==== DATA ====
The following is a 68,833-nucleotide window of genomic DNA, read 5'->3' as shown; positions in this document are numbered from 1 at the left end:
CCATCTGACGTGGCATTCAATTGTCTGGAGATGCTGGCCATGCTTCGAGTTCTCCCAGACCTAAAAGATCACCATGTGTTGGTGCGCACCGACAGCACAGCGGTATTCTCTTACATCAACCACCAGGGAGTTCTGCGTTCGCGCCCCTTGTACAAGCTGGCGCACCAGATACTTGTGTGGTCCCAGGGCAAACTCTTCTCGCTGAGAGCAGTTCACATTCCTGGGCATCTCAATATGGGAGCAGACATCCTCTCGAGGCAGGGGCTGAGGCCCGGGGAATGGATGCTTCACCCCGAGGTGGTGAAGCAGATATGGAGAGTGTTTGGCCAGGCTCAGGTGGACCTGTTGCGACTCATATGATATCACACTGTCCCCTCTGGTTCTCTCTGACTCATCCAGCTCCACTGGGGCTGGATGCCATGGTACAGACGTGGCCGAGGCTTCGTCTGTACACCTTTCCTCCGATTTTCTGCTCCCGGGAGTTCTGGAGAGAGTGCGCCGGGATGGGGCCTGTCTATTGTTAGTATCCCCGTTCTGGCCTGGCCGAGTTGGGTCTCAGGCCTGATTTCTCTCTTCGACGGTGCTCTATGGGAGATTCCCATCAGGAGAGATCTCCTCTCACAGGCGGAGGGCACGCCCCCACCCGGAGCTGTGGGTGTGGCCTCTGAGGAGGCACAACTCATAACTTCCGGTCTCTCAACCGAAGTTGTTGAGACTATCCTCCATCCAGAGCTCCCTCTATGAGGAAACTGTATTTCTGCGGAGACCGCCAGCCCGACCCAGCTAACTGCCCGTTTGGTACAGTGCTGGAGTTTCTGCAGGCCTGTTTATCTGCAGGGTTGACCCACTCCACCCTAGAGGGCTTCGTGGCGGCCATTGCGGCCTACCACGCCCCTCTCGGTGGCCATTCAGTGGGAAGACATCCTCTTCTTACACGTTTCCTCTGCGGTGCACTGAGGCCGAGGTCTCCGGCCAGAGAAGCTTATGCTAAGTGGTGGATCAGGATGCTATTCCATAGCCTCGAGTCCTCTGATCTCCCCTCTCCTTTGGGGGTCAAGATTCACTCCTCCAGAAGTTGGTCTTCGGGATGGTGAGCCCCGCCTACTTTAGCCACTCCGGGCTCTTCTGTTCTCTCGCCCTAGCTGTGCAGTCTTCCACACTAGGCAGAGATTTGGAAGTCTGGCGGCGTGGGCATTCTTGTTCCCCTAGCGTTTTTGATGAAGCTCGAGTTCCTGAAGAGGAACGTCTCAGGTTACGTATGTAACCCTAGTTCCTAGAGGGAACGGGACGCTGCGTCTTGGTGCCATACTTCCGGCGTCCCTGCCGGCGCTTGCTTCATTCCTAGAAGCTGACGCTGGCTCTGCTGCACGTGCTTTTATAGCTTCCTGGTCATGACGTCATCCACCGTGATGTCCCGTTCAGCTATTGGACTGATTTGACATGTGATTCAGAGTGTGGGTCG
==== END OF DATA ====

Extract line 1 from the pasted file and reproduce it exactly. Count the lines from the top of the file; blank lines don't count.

The following is a 68,833-nucleotide window of genomic DNA, read 5'->3' as shown; positions in this document are numbered from 1 at the left end: